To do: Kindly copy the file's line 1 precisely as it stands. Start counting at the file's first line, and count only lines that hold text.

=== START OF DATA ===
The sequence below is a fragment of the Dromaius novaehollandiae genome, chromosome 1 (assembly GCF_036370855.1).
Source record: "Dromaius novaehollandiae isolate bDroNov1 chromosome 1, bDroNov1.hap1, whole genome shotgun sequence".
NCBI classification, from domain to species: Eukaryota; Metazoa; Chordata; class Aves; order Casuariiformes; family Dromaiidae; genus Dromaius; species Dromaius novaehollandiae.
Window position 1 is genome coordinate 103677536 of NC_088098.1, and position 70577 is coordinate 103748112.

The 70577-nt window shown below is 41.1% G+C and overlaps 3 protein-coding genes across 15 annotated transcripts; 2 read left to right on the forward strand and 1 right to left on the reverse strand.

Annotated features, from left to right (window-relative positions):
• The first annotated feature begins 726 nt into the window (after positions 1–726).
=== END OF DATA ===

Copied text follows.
The sequence below is a fragment of the Dromaius novaehollandiae genome, chromosome 1 (assembly GCF_036370855.1).